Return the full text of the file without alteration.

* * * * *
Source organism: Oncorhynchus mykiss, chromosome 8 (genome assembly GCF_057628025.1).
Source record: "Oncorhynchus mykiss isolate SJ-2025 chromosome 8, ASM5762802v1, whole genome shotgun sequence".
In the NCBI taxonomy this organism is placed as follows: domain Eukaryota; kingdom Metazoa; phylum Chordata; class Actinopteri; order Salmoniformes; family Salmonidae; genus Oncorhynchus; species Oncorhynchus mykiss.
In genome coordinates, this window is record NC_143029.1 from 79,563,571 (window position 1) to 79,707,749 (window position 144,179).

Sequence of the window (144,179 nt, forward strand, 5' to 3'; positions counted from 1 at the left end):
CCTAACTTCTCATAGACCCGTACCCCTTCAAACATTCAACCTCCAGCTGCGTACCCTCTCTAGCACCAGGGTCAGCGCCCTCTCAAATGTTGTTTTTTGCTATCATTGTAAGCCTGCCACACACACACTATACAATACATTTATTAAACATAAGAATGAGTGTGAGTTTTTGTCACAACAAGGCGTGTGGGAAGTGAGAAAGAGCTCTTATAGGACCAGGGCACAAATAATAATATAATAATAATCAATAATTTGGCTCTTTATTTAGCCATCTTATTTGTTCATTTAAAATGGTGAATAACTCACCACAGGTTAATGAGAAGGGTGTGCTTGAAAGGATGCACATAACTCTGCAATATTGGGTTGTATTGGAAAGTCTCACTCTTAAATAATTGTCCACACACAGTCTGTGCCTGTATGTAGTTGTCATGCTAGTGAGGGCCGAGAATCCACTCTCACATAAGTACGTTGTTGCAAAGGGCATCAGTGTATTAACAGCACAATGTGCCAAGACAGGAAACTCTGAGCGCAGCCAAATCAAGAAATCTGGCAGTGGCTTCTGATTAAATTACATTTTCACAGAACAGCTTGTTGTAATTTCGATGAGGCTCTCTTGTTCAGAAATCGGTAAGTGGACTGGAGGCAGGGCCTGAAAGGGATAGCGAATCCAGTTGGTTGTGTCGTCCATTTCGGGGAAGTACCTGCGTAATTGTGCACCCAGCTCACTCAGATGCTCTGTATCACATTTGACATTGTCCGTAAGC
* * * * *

Source organism: Oncorhynchus mykiss, chromosome 8 (genome assembly GCF_057628025.1).
Source record: "Oncorhynchus mykiss isolate SJ-2025 chromosome 8, ASM5762802v1, whole genome shotgun sequence".
In the NCBI taxonomy this organism is placed as follows: domain Eukaryota; kingdom Metazoa; phylum Chordata; class Actinopteri; order Salmoniformes; family Salmonidae; genus Oncorhynchus; species Oncorhynchus mykiss.
In genome coordinates, this window is record NC_143029.1 from 79,563,571 (window position 1) to 79,707,749 (window position 144,179).

Sequence of the window (144,179 nt, forward strand, 5' to 3'; positions counted from 1 at the left end):
CCTAACTTCTCATAGACCCGTACCCCTTCAAACATTCAACCTCCAGCTGCGTACCCTCTCTAGCACCAGGGTCAGCGCCCTCTCAAATGTTGTTTTTTGCTATCATTGTAAGCCTGCCACACACACACTATACAATACATTTATTAAACATAAGAATGAGTGTGAGTTTTTGTCACAACAAGGCGTGTGGGAAGTGAGAAAGAGCTCTTATAGGACCAGGGCACAAATAATAATATAATAATAATCAATAATTTGGCTCTTTATTTAGCCATCTTATTTGTTCATTTAAAATGGTGAATAACTCACCACAGGTTAATGAGAAGGGTGTGCTTGAAAGGATGCACATAACTCTGCAATATTGGGTTGTATTGGAAAGTCTCACTCTTAAATAATTGTCCACACACAGTCTGTGCCTGTATGTAGTTGTCATGCTAGTGAGGGCCGAGAATCCACTCTCACATAAGTACGTTGTTGCAAAGGGCATCAGTGTATTAACAGCACAATGTGCCAAGACAGGAAACTCTGAGCGCAGCCAAATCAAGAAATCTGGCAGTGGCTTCTGATTAAATTACATTTTCACAGAACAGCTTGTTGTAATTTCGATGAGGCTCTCTTGTTCAGAAATCGGTAAGTGGACTGGAGGCAGGGCCTGAAAGGGATAGCGAATCCAGTTGGTTGTGTCGTCCATTTCGGGGAAGTACCTGCGTAATTGTGCACCCAGCTCACTCAGATGCTCTGTATCACATTTGACATTGTCCGTAAGC